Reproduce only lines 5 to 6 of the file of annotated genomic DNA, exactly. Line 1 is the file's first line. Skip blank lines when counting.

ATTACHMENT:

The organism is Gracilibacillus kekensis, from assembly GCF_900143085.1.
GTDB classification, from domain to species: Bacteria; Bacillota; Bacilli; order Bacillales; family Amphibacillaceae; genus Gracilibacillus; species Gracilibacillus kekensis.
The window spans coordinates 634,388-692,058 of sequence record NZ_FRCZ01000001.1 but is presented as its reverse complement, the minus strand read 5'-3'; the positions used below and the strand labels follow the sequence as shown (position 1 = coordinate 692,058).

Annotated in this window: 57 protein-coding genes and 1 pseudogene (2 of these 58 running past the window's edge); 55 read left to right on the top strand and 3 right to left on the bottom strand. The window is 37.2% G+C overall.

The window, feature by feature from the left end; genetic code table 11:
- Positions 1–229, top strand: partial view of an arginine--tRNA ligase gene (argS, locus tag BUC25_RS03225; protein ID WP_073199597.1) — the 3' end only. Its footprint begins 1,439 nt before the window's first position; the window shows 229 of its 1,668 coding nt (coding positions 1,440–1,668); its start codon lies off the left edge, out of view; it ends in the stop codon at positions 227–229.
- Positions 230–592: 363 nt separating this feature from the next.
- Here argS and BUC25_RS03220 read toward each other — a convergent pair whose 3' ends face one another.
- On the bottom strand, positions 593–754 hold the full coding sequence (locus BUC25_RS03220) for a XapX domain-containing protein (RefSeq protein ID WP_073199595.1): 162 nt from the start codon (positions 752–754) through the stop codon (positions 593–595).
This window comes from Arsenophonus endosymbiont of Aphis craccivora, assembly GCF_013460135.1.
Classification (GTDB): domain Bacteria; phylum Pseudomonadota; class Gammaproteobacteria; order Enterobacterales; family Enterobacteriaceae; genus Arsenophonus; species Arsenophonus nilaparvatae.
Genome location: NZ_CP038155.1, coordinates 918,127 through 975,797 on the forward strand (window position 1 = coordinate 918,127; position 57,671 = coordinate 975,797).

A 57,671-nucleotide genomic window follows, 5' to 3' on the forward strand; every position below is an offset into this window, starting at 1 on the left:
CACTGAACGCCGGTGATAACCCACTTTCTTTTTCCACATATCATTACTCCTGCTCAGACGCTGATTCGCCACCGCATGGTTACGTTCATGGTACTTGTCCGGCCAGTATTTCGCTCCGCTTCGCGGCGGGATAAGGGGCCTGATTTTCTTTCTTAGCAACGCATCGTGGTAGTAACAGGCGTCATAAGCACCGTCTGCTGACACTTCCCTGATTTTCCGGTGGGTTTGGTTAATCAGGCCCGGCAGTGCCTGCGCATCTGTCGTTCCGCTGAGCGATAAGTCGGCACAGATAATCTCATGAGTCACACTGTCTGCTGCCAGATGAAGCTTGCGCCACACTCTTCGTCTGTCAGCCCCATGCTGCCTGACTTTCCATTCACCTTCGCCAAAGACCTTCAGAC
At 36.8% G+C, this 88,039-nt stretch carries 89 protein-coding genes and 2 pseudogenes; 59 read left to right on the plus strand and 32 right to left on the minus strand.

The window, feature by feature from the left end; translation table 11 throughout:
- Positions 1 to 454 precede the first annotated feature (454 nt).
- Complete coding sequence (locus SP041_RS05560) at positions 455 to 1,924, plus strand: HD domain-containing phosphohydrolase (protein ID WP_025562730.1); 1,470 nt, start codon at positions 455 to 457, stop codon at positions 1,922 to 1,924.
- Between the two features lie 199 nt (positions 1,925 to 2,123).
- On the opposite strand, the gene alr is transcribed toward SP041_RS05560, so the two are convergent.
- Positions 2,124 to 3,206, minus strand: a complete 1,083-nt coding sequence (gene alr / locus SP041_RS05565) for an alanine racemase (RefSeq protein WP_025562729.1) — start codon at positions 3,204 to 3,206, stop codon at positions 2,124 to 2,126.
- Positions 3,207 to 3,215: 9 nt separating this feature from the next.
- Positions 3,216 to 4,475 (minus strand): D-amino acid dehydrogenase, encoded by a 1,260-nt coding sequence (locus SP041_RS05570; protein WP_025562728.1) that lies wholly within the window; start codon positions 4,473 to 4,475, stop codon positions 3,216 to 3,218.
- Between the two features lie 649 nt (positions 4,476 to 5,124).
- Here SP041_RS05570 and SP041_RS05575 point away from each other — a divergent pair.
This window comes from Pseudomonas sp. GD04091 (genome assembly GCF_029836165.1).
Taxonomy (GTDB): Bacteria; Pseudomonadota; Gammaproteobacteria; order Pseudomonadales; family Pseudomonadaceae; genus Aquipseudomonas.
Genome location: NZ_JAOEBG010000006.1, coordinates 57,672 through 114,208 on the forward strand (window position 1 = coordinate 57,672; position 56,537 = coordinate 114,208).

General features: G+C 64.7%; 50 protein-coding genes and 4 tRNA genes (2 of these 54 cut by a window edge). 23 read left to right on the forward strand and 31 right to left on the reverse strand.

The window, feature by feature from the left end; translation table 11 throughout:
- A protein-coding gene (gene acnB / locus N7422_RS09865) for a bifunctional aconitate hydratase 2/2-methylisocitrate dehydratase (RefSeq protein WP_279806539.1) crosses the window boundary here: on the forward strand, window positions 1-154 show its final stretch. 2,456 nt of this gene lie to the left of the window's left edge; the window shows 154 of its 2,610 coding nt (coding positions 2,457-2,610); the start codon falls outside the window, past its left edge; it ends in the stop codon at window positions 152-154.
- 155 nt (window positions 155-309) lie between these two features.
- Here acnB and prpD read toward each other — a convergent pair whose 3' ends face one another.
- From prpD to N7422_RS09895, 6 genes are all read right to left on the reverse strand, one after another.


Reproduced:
The window, feature by feature from the left end; genetic code table 11:
- Positions 1–229, top strand: partial view of an arginine--tRNA ligase gene (argS, locus tag BUC25_RS03225; protein ID WP_073199597.1) — the 3' end only. Its footprint begins 1,439 nt before the window's first position; the window shows 229 of its 1,668 coding nt (coding positions 1,440–1,668); its start codon lies off the left edge, out of view; it ends in the stop codon at positions 227–229.